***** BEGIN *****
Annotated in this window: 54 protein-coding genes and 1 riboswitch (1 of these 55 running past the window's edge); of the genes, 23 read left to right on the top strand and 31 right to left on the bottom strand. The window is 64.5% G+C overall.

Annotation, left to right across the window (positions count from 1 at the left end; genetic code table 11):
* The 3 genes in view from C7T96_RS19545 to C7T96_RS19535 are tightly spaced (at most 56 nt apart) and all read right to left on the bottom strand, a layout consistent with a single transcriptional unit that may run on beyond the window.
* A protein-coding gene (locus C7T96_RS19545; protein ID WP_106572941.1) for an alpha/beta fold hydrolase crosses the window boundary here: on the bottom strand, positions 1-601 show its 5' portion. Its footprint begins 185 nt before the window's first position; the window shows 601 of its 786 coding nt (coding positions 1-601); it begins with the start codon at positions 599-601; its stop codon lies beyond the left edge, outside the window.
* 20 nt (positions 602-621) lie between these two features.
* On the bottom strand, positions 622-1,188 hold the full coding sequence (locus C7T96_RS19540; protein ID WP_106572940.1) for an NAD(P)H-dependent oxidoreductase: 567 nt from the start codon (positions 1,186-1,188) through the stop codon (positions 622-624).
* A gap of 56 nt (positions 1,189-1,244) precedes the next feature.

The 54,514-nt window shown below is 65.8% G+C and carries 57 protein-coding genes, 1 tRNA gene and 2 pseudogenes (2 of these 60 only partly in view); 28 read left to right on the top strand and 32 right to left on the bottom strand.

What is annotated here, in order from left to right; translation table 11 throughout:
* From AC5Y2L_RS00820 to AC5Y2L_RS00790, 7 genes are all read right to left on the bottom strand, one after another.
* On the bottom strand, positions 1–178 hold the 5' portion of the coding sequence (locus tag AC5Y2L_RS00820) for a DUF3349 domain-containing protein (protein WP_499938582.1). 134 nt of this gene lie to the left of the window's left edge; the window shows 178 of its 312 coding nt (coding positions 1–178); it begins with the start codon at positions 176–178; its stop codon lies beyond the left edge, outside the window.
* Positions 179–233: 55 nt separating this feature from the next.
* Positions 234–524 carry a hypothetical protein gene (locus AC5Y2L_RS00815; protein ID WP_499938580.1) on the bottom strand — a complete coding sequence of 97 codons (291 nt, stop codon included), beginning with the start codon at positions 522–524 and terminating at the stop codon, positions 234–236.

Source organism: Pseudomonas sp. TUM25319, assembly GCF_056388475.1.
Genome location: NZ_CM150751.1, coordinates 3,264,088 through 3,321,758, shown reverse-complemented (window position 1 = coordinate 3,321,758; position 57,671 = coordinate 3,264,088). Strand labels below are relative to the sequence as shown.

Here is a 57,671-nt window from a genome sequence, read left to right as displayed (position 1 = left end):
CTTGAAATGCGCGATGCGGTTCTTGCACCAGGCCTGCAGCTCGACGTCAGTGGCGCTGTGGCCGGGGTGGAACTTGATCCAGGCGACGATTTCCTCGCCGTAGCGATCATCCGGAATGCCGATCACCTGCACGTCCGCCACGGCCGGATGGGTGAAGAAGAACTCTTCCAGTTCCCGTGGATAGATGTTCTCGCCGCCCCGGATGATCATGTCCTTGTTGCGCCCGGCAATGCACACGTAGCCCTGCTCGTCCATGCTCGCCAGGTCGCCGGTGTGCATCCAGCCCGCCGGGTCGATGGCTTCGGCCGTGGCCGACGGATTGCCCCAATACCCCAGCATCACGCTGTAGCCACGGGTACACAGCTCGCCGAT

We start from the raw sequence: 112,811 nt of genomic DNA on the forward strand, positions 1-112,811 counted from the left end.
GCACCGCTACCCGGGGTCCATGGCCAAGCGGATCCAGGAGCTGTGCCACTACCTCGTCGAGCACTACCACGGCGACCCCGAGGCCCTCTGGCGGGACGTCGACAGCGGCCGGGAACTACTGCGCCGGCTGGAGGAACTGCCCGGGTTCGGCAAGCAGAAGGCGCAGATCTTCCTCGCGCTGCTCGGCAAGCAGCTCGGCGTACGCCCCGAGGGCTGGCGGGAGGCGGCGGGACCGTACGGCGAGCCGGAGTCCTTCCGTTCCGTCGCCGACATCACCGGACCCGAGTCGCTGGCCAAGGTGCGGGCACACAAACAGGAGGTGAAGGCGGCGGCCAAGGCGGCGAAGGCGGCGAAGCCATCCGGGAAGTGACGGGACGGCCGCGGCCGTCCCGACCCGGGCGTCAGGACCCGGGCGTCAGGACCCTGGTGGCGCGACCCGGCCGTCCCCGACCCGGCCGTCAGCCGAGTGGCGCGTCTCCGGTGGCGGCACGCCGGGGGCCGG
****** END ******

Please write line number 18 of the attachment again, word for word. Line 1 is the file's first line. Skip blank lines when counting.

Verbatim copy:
We start from the raw sequence: 112,811 nt of genomic DNA on the forward strand, positions 1-112,811 counted from the left end.